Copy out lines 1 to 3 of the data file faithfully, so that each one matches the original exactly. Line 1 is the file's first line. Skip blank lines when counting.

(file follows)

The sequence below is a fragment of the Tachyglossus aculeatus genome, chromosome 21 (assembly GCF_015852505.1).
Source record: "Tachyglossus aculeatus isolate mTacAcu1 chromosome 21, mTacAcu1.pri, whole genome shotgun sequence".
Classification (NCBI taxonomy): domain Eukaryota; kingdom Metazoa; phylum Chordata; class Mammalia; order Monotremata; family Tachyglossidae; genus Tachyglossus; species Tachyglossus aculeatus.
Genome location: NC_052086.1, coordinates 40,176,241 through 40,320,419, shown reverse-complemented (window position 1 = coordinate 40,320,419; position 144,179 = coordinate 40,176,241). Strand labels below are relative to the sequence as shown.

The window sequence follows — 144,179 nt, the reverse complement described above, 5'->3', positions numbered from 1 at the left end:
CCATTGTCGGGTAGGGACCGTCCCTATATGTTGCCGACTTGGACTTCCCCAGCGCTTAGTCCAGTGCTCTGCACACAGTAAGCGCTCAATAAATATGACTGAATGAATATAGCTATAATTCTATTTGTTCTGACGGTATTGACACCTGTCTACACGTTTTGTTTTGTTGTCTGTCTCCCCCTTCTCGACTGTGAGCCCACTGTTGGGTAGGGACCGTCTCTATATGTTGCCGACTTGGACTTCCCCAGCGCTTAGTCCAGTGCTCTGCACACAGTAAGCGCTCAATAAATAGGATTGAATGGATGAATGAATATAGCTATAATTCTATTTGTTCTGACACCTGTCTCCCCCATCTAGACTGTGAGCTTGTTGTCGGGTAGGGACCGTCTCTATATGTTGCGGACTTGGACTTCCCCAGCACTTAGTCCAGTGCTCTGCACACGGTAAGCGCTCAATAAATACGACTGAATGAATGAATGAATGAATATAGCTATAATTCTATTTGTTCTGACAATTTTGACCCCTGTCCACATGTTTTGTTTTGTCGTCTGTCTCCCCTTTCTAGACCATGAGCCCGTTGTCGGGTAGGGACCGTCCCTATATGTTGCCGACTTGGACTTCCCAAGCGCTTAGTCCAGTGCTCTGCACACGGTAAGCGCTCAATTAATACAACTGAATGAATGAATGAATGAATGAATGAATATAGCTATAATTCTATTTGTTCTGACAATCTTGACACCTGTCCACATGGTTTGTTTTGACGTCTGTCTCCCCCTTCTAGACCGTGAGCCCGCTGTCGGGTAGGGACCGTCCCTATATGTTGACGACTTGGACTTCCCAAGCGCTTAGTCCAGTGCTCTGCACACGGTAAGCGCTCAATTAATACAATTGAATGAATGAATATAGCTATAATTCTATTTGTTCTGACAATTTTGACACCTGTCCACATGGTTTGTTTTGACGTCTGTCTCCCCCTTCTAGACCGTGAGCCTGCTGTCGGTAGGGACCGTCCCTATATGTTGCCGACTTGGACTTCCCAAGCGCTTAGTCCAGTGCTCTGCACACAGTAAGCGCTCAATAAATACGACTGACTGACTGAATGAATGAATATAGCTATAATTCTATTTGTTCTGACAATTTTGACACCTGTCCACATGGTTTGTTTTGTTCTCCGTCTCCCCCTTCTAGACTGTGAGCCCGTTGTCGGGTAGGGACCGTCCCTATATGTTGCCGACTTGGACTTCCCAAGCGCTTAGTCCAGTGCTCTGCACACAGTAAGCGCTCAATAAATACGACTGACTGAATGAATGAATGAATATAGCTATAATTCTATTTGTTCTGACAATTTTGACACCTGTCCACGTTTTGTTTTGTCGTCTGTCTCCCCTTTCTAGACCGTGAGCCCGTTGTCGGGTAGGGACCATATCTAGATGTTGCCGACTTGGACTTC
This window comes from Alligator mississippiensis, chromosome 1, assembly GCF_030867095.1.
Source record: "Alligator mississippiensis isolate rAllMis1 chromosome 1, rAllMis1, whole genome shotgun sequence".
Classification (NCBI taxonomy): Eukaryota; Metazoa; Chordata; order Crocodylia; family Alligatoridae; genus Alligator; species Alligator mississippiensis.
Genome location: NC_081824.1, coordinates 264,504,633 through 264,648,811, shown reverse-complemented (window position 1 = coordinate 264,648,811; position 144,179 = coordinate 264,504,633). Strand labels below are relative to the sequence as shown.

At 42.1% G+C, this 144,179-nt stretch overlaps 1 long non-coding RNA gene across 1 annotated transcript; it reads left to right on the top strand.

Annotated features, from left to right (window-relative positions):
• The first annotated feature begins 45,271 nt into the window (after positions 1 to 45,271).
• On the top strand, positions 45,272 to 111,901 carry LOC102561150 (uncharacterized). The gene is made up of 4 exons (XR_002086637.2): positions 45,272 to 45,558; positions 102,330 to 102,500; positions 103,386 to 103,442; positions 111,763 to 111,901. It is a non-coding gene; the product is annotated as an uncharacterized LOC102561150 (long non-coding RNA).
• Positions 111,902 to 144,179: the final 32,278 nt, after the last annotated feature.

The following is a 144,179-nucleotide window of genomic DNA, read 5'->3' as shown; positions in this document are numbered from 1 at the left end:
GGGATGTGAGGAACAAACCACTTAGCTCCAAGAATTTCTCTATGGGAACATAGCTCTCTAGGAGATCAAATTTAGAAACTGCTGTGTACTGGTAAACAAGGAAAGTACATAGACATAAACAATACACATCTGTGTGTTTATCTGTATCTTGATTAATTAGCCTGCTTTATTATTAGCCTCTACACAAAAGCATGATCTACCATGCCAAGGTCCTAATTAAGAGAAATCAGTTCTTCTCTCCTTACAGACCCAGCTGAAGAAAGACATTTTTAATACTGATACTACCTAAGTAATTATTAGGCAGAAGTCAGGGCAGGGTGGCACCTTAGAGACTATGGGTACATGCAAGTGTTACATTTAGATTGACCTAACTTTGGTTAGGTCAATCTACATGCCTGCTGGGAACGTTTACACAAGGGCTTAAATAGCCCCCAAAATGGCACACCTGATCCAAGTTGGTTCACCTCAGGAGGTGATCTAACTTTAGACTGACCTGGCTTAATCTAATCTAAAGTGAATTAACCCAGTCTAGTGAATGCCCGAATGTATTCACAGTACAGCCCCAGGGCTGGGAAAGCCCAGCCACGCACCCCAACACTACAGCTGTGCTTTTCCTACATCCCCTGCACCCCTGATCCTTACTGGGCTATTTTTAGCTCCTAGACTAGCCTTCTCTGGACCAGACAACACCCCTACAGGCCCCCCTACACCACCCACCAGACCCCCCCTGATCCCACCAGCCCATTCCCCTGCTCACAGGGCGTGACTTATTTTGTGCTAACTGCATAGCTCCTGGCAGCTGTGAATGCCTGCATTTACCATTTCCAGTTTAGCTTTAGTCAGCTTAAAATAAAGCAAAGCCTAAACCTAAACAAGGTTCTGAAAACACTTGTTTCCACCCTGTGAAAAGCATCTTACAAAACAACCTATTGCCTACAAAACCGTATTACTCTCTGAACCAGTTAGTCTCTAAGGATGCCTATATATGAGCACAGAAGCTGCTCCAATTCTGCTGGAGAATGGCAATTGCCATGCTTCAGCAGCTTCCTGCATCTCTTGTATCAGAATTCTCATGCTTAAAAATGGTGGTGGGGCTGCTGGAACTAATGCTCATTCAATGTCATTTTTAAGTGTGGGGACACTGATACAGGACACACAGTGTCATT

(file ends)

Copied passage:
The sequence below is a fragment of the Tachyglossus aculeatus genome, chromosome 21 (assembly GCF_015852505.1).
Source record: "Tachyglossus aculeatus isolate mTacAcu1 chromosome 21, mTacAcu1.pri, whole genome shotgun sequence".
Classification (NCBI taxonomy): domain Eukaryota; kingdom Metazoa; phylum Chordata; class Mammalia; order Monotremata; family Tachyglossidae; genus Tachyglossus; species Tachyglossus aculeatus.